Many are familiar with the term Mutual Aid. Police and fire departments have them, Emergency Management has them. Even some non-profits have cooperating arrangements with other disaster relief NGO’s.

But how many Emergency Communication Groups or Teams have some form of mutual assistance arrangement with other Ham groups? Some areas have a fully developed ARESMAT (Amateur Radio Emergency Services Mutual Assistance Team) Program while other areas have yet to formulate this type of program.

It is of paramount importance to establish these working relationships prior to a serious incident or disaster. Not just something on paper but to take the time to work and train with your mutual aid partners. No single amateur radio EmComm group is going to have the resources to handle a major incident in their area. This is especially true if an incident lasts for several days and requires 24-hour operations Cooperative training in advance can make an operation run smoother.

The biggest deficiency when establishing mutual aid agreements is in the area of training standards and field experience. When working with another group or team you may not know the skill level of the out-of-area radio operators. This is where cooperative training exercises coupled with the sharing of policy and procedure documents can help fill this potential gap. This also helps groups and individuals to learn additional skills and to share ideas with each other.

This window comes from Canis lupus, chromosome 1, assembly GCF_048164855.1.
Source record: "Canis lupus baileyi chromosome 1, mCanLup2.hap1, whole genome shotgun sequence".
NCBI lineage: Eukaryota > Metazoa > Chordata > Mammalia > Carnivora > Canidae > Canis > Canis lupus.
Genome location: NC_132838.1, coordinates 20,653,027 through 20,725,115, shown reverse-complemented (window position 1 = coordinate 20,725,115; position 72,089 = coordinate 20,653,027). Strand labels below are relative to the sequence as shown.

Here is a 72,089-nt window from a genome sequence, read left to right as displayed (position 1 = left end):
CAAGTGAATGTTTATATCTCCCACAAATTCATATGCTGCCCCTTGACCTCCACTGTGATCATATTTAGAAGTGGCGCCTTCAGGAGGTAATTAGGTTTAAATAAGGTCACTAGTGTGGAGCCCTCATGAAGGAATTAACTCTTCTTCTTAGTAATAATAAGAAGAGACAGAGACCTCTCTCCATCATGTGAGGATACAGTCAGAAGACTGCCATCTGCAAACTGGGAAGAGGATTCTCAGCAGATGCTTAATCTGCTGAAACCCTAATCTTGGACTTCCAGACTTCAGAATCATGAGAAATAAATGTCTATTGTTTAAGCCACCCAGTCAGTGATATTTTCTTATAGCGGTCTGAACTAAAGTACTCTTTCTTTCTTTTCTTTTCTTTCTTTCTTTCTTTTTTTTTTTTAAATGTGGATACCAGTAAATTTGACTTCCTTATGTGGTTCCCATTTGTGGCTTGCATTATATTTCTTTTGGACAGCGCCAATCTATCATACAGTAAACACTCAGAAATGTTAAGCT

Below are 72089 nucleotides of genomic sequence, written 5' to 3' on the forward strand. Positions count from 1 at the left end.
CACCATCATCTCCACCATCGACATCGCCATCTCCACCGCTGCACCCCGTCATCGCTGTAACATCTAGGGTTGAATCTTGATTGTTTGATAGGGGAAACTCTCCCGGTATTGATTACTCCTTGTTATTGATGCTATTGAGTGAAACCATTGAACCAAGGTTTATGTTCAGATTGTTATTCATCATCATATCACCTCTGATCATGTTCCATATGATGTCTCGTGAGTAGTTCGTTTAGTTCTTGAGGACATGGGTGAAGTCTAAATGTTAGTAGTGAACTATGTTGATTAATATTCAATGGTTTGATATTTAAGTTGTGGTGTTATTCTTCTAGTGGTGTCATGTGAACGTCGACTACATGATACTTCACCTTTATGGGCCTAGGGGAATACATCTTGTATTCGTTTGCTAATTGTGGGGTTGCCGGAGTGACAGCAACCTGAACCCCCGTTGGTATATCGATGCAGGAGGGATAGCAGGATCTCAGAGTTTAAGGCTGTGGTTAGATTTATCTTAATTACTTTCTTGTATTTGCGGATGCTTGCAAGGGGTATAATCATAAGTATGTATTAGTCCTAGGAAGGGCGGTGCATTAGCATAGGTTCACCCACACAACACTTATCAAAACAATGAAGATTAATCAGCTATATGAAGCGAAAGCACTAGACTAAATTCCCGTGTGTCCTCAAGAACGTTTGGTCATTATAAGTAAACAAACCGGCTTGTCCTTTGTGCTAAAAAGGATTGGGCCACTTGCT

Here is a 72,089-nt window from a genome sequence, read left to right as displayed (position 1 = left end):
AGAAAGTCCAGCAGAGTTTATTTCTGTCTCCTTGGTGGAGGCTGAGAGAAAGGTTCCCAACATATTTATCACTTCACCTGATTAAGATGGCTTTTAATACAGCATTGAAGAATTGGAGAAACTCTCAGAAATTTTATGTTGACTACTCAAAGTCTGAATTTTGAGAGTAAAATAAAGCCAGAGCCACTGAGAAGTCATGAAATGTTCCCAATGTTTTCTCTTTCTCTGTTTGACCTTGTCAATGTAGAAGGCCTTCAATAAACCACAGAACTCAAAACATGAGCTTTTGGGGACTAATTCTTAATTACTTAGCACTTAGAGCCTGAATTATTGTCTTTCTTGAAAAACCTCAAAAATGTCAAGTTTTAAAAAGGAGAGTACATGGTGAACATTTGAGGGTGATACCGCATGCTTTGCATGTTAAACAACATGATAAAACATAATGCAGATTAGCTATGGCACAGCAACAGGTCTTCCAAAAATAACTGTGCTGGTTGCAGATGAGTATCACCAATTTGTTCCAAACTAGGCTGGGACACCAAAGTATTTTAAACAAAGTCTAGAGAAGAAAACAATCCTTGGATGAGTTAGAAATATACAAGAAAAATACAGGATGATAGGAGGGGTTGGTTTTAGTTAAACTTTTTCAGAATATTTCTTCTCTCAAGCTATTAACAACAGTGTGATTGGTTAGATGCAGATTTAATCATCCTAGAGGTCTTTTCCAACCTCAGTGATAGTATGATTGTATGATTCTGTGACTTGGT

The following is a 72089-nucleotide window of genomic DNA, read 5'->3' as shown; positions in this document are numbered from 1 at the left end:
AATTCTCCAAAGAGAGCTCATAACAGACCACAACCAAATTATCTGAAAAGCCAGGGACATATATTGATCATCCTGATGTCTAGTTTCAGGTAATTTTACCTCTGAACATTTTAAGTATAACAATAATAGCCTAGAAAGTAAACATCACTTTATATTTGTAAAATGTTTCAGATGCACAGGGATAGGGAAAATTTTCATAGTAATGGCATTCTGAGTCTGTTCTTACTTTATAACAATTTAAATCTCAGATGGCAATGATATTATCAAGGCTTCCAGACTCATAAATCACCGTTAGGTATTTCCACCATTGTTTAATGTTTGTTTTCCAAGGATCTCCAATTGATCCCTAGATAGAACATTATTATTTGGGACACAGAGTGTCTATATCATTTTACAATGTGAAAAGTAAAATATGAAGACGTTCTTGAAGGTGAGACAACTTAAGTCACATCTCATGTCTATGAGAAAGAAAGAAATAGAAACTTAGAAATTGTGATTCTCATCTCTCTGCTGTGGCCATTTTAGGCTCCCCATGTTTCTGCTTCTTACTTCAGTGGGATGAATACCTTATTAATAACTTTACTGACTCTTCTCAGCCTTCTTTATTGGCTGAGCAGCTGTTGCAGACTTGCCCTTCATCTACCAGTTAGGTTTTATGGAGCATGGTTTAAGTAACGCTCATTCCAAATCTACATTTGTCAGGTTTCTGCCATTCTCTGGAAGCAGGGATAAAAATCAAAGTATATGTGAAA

Groups should also share membership rosters to include individual qualifications of the radio operators as well as their radio capabilities. Having this shared information in advance of an incident can also make the deployment process run much smoother while the out-of-area radio operators are en route to the staging area.

Developing mutual assistance agreements can be as simple or as complex as both groups agree upon and it is advisable to set up these agreements with as many other groups as possible. Here again, this can be important during long duration operations.

If your current Group or Team does not have any mutual aid arrangements in place. The time to develop those plans is now. Waiting for a major incident to happen before calling for back up can create confusion and make all parties concerned look less than stellar.

The most important part for developing a solid mutual aid agreement is to keep the lines of communication open. The more information each partner has, the more informed they can be when responding to a call for help.